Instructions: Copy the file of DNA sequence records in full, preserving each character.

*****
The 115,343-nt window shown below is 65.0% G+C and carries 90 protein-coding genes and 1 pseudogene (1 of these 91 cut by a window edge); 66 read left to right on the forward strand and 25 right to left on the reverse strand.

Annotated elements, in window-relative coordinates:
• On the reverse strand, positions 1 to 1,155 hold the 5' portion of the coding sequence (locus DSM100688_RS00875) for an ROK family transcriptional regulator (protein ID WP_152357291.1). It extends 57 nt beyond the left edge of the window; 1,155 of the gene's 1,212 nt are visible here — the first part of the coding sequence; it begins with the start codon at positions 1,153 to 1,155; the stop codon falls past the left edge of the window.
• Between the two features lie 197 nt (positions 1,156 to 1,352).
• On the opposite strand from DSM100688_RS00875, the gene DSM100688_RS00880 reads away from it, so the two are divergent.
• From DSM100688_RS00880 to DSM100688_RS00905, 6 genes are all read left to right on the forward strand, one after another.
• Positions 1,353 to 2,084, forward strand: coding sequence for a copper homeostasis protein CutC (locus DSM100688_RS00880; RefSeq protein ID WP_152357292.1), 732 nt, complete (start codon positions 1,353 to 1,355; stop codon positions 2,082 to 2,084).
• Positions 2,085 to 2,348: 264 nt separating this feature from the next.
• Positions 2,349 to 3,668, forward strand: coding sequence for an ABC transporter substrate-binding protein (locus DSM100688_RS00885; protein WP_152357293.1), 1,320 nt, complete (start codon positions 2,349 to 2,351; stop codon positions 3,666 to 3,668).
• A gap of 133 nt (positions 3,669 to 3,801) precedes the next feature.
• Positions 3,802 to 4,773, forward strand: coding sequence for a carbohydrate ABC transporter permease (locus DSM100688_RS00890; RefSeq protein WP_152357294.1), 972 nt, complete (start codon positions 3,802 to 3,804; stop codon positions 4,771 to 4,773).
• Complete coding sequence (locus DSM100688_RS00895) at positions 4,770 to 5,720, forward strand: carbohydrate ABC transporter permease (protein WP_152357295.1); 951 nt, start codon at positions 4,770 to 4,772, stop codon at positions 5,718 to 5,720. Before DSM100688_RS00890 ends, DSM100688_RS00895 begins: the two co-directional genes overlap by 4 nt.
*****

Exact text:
The 115,343-nt window shown below is 65.0% G+C and carries 90 protein-coding genes and 1 pseudogene (1 of these 91 cut by a window edge); 66 read left to right on the forward strand and 25 right to left on the reverse strand.

Annotated elements, in window-relative coordinates:
• On the reverse strand, positions 1 to 1,155 hold the 5' portion of the coding sequence (locus DSM100688_RS00875) for an ROK family transcriptional regulator (protein ID WP_152357291.1). It extends 57 nt beyond the left edge of the window; 1,155 of the gene's 1,212 nt are visible here — the first part of the coding sequence; it begins with the start codon at positions 1,153 to 1,155; the stop codon falls past the left edge of the window.
• Between the two features lie 197 nt (positions 1,156 to 1,352).
• On the opposite strand from DSM100688_RS00875, the gene DSM100688_RS00880 reads away from it, so the two are divergent.
• From DSM100688_RS00880 to DSM100688_RS00905, 6 genes are all read left to right on the forward strand, one after another.
• Positions 1,353 to 2,084, forward strand: coding sequence for a copper homeostasis protein CutC (locus DSM100688_RS00880; RefSeq protein ID WP_152357292.1), 732 nt, complete (start codon positions 1,353 to 1,355; stop codon positions 2,082 to 2,084).
• Positions 2,085 to 2,348: 264 nt separating this feature from the next.
• Positions 2,349 to 3,668, forward strand: coding sequence for an ABC transporter substrate-binding protein (locus DSM100688_RS00885; protein WP_152357293.1), 1,320 nt, complete (start codon positions 2,349 to 2,351; stop codon positions 3,666 to 3,668).
• A gap of 133 nt (positions 3,669 to 3,801) precedes the next feature.
• Positions 3,802 to 4,773, forward strand: coding sequence for a carbohydrate ABC transporter permease (locus DSM100688_RS00890; RefSeq protein WP_152357294.1), 972 nt, complete (start codon positions 3,802 to 3,804; stop codon positions 4,771 to 4,773).
• Complete coding sequence (locus DSM100688_RS00895) at positions 4,770 to 5,720, forward strand: carbohydrate ABC transporter permease (protein WP_152357295.1); 951 nt, start codon at positions 4,770 to 4,772, stop codon at positions 5,718 to 5,720. Before DSM100688_RS00890 ends, DSM100688_RS00895 begins: the two co-directional genes overlap by 4 nt.